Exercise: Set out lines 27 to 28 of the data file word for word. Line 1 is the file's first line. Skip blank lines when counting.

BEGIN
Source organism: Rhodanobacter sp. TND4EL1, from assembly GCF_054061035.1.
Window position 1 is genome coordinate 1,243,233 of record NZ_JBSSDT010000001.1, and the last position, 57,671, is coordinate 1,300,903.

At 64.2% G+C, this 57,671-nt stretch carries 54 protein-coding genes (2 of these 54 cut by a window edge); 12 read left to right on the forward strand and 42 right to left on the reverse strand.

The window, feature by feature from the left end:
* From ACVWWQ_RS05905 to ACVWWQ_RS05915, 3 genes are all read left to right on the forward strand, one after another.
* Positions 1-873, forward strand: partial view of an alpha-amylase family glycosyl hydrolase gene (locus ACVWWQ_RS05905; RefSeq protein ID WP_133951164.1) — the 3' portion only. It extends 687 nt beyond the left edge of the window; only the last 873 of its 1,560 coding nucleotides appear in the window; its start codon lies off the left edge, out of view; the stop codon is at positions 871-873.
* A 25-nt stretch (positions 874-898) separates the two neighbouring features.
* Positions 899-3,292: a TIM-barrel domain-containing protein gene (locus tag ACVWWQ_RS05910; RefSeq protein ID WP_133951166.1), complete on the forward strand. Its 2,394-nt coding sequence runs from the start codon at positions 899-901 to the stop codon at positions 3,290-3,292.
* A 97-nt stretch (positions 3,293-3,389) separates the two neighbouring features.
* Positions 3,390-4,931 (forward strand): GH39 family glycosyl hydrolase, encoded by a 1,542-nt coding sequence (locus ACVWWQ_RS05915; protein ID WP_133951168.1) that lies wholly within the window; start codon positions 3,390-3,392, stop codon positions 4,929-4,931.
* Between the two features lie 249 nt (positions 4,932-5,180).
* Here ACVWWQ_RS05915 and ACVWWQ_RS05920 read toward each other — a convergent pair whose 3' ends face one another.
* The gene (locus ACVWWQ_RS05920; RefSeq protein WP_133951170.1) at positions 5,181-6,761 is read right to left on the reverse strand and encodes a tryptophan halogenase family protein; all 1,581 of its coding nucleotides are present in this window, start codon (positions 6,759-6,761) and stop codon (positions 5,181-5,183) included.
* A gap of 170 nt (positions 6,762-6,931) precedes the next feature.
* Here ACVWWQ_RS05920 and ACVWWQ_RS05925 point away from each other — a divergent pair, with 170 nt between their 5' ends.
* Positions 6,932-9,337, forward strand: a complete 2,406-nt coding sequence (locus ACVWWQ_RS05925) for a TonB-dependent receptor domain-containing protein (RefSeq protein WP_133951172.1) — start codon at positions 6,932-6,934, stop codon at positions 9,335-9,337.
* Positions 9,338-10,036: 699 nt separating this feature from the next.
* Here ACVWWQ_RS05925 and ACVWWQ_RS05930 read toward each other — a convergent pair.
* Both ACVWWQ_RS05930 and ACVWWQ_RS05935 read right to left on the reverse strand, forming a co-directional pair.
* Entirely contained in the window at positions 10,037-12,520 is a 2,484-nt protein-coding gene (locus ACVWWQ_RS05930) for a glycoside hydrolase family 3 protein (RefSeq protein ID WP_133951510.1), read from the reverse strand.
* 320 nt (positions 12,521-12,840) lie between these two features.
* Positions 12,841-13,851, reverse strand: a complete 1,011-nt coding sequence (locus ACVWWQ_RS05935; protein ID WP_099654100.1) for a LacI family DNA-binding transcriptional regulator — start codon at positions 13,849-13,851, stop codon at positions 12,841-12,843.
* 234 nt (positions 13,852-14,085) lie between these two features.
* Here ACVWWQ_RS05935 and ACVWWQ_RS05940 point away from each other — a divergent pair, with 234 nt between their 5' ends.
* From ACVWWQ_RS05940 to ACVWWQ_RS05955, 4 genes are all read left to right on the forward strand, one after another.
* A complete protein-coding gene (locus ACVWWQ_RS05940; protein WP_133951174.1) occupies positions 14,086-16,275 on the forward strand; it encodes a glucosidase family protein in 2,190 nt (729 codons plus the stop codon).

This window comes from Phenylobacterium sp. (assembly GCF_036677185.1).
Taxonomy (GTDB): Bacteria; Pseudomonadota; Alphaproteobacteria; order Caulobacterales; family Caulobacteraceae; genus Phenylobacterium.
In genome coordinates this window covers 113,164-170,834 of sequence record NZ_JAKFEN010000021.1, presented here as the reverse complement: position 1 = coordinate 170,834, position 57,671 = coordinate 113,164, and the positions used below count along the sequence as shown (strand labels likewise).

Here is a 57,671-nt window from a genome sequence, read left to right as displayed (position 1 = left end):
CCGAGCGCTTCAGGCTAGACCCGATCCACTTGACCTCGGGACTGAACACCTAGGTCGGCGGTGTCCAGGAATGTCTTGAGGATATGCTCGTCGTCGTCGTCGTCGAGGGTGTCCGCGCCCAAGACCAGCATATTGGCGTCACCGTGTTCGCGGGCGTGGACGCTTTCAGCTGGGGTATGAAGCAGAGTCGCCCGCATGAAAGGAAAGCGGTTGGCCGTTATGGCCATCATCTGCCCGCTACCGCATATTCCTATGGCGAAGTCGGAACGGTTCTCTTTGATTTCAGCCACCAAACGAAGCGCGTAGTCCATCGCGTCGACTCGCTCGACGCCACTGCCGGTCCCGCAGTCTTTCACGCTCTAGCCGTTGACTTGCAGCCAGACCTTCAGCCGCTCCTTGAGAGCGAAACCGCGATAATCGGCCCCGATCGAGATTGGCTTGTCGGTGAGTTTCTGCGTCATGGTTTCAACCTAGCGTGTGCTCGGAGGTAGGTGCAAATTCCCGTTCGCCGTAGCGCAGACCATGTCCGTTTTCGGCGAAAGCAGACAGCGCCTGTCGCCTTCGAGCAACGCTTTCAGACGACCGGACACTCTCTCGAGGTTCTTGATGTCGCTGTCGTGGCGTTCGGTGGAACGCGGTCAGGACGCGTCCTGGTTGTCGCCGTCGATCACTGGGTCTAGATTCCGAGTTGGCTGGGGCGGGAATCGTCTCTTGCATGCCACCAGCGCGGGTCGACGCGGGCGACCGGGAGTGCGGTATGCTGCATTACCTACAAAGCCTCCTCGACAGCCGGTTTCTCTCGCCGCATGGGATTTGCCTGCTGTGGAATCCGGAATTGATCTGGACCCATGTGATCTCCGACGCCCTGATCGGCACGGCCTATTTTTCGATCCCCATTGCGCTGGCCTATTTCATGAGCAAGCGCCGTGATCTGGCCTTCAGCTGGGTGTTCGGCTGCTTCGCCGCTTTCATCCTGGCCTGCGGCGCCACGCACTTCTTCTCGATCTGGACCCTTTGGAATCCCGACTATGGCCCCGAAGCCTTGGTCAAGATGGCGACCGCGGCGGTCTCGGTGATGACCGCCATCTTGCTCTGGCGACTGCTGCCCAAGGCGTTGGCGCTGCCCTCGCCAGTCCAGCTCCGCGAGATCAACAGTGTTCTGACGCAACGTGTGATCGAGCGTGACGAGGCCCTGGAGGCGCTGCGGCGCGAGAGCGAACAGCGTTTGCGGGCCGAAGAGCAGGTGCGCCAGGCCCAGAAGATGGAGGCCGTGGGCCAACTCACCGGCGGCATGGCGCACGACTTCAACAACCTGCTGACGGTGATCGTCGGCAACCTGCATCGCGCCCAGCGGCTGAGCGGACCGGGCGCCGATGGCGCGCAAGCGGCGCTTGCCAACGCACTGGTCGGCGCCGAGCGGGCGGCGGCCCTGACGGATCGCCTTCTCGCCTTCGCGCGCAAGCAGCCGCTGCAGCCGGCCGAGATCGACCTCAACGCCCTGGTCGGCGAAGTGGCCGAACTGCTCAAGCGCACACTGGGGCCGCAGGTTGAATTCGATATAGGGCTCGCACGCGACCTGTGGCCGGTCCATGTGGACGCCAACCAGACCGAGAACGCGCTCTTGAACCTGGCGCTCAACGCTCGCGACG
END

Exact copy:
This window comes from Phenylobacterium sp. (assembly GCF_036677185.1).
Taxonomy (GTDB): Bacteria; Pseudomonadota; Alphaproteobacteria; order Caulobacterales; family Caulobacteraceae; genus Phenylobacterium.